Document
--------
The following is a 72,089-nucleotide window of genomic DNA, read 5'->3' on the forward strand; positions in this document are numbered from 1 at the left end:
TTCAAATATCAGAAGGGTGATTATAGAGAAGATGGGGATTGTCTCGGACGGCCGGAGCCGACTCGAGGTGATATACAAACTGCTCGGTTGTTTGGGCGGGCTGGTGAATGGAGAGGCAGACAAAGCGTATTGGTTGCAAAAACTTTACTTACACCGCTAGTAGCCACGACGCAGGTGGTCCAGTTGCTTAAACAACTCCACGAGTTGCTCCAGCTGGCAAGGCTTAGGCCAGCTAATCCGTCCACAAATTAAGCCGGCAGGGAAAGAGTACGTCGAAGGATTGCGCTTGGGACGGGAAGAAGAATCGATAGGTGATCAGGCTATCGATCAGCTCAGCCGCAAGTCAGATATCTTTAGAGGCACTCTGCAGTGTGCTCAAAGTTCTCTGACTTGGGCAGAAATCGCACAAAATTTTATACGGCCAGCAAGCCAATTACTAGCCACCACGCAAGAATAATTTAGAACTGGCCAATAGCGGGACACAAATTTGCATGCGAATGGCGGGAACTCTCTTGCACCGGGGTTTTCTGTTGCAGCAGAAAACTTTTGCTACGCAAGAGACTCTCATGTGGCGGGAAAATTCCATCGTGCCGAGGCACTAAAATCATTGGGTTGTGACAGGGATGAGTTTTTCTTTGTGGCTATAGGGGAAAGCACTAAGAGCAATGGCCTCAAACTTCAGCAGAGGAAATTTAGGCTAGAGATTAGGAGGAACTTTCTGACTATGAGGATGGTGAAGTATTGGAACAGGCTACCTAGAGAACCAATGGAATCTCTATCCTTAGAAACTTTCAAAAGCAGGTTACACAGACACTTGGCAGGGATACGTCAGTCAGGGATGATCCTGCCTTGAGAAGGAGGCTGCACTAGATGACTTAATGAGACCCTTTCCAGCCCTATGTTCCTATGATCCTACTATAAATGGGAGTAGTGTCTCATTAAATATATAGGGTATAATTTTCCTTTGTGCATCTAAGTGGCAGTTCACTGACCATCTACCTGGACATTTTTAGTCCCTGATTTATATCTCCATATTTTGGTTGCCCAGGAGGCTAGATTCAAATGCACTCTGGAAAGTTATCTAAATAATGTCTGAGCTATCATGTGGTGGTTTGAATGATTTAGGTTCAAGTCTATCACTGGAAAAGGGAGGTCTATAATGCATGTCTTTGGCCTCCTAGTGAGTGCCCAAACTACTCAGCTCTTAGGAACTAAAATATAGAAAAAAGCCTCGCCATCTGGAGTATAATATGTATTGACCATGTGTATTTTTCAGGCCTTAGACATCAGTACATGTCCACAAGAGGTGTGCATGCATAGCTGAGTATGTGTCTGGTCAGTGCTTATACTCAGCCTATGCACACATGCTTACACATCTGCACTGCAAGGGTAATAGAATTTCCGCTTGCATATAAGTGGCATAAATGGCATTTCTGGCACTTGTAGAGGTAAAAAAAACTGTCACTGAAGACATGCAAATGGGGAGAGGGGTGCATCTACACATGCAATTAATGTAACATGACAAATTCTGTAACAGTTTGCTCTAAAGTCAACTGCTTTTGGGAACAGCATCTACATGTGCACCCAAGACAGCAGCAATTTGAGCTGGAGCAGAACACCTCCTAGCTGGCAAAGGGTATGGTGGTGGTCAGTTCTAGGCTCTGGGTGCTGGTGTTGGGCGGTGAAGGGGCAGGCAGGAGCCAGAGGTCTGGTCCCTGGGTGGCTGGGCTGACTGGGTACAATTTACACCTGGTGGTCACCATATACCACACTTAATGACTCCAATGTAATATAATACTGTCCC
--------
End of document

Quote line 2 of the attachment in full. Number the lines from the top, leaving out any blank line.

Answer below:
TTCAAATATCAGAAGGGTGATTATAGAGAAGATGGGGATTGTCTCGGACGGCCGGAGCCGACTCGAGGTGATATACAAACTGCTCGGTTGTTTGGGCGGGCTGGTGAATGGAGAGGCAGACAAAGCGTATTGGTTGCAAAAACTTTACTTACACCGCTAGTAGCCACGACGCAGGTGGTCCAGTTGCTTAAACAACTCCACGAGTTGCTCCAGCTGGCAAGGCTTAGGCCAGCTAATCCGTCCACAAATTAAGCCGGCAGGGAAAGAGTACGTCGAAGGATTGCGCTTGGGACGGGAAGAAGAATCGATAGGTGATCAGGCTATCGATCAGCTCAGCCGCAAGTCAGATATCTTTAGAGGCACTCTGCAGTGTGCTCAAAGTTCTCTGACTTGGGCAGAAATCGCACAAAATTTTATACGGCCAGCAAGCCAATTACTAGCCACCACGCAAGAATAATTTAGAACTGGCCAATAGCGGGACACAAATTTGCATGCGAATGGCGGGAACTCTCTTGCACCGGGGTTTTCTGTTGCAGCAGAAAACTTTTGCTACGCAAGAGACTCTCATGTGGCGGGAAAATTCCATCGTGCCGAGGCACTAAAATCATTGGGTTGTGACAGGGATGAGTTTTTCTTTGTGGCTATAGGGGAAAGCACTAAGAGCAATGGCCTCAAACTTCAGCAGAGGAAATTTAGGCTAGAGATTAGGAGGAACTTTCTGACTATGAGGATGGTGAAGTATTGGAACAGGCTACCTAGAGAACCAATGGAATCTCTATCCTTAGAAACTTTCAAAAGCAGGTTACACAGACACTTGGCAGGGATACGTCAGTCAGGGATGATCCTGCCTTGAGAAGGAGGCTGCACTAGATGACTTAATGAGACCCTTTCCAGCCCTATGTTCCTATGATCCTACTATAAATGGGAGTAGTGTCTCATTAAATATATAGGGTATAATTTTCCTTTGTGCATCTAAGTGGCAGTTCACTGACCATCTACCTGGACATTTTTAGTCCCTGATTTATATCTCCATATTTTGGTTGCCCAGGAGGCTAGATTCAAATGCACTCTGGAAAGTTATCTAAATAATGTCTGAGCTATCATGTGGTGGTTTGAATGATTTAGGTTCAAGTCTATCACTGGAAAAGGGAGGTCTATAATGCATGTCTTTGGCCTCCTAGTGAGTGCCCAAACTACTCAGCTCTTAGGAACTAAAATATAGAAAAAAGCCTCGCCATCTGGAGTATAATATGTATTGACCATGTGTATTTTTCAGGCCTTAGACATCAGTACATGTCCACAAGAGGTGTGCATGCATAGCTGAGTATGTGTCTGGTCAGTGCTTATACTCAGCCTATGCACACATGCTTACACATCTGCACTGCAAGGGTAATAGAATTTCCGCTTGCATATAAGTGGCATAAATGGCATTTCTGGCACTTGTAGAGGTAAAAAAAACTGTCACTGAAGACATGCAAATGGGGAGAGGGGTGCATCTACACATGCAATTAATGTAACATGACAAATTCTGTAACAGTTTGCTCTAAAGTCAACTGCTTTTGGGAACAGCATCTACATGTGCACCCAAGACAGCAGCAATTTGAGCTGGAGCAGAACACCTCCTAGCTGGCAAAGGGTATGGTGGTGGTCAGTTCTAGGCTCTGGGTGCTGGTGTTGGGCGGTGAAGGGGCAGGCAGGAGCCAGAGGTCTGGTCCCTGGGTGGCTGGGCTGACTGGGTACAATTTACACCTGGTGGTCACCATATACCACACTTAATGACTCCAATGTAATATAATACTGTCCC